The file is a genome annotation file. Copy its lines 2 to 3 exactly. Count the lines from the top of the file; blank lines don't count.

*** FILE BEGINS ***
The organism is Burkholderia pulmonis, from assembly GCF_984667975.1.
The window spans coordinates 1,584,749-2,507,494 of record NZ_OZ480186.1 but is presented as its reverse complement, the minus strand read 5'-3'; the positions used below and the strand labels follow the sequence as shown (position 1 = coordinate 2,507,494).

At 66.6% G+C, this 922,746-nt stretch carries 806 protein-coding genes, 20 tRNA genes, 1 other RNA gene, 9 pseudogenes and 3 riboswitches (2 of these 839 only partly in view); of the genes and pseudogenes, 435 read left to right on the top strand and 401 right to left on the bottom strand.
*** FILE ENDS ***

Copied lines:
The window spans coordinates 1,584,749-2,507,494 of record NZ_OZ480186.1 but is presented as its reverse complement, the minus strand read 5'-3'; the positions used below and the strand labels follow the sequence as shown (position 1 = coordinate 2,507,494).

At 66.6% G+C, this 922,746-nt stretch carries 806 protein-coding genes, 20 tRNA genes, 1 other RNA gene, 9 pseudogenes and 3 riboswitches (2 of these 839 only partly in view); of the genes and pseudogenes, 435 read left to right on the top strand and 401 right to left on the bottom strand.